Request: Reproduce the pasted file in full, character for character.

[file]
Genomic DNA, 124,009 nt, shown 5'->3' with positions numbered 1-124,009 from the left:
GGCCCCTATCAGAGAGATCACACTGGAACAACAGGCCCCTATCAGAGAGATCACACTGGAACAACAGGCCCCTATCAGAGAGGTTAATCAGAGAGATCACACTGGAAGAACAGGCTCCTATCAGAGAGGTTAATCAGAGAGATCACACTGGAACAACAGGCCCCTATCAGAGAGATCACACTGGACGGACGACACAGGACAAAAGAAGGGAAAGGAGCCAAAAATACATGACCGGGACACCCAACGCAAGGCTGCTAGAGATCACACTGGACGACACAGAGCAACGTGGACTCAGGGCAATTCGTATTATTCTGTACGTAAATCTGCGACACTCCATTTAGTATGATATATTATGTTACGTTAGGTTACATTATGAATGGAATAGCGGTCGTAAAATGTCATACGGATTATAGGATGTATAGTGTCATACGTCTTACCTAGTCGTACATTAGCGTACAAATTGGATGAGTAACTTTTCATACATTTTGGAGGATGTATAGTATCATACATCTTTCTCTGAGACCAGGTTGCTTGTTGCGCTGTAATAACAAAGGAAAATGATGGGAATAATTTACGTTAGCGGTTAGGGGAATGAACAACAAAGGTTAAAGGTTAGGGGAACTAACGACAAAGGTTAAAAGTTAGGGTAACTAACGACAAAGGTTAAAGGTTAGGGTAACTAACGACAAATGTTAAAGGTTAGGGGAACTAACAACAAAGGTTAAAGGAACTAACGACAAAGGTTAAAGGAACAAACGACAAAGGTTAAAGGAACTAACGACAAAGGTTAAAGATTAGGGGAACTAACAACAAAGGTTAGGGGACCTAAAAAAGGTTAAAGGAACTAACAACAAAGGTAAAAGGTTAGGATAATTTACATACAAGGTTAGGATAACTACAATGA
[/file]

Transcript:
Genomic DNA, 124,009 nt, shown 5'->3' with positions numbered 1-124,009 from the left:
GGCCCCTATCAGAGAGATCACACTGGAACAACAGGCCCCTATCAGAGAGATCACACTGGAACAACAGGCCCCTATCAGAGAGGTTAATCAGAGAGATCACACTGGAAGAACAGGCTCCTATCAGAGAGGTTAATCAGAGAGATCACACTGGAACAACAGGCCCCTATCAGAGAGATCACACTGGACGGACGACACAGGACAAAAGAAGGGAAAGGAGCCAAAAATACATGACCGGGACACCCAACGCAAGGCTGCTAGAGATCACACTGGACGACACAGAGCAACGTGGACTCAGGGCAATTCGTATTATTCTGTACGTAAATCTGCGACACTCCATTTAGTATGATATATTATGTTACGTTAGGTTACATTATGAATGGAATAGCGGTCGTAAAATGTCATACGGATTATAGGATGTATAGTGTCATACGTCTTACCTAGTCGTACATTAGCGTACAAATTGGATGAGTAACTTTTCATACATTTTGGAGGATGTATAGTATCATACATCTTTCTCTGAGACCAGGTTGCTTGTTGCGCTGTAATAACAAAGGAAAATGATGGGAATAATTTACGTTAGCGGTTAGGGGAATGAACAACAAAGGTTAAAGGTTAGGGGAACTAACGACAAAGGTTAAAAGTTAGGGTAACTAACGACAAAGGTTAAAGGTTAGGGTAACTAACGACAAATGTTAAAGGTTAGGGGAACTAACAACAAAGGTTAAAGGAACTAACGACAAAGGTTAAAGGAACAAACGACAAAGGTTAAAGGAACTAACGACAAAGGTTAAAGATTAGGGGAACTAACAACAAAGGTTAGGGGACCTAAAAAAGGTTAAAGGAACTAACAACAAAGGTAAAAGGTTAGGATAATTTACATACAAGGTTAGGATAACTACAATGA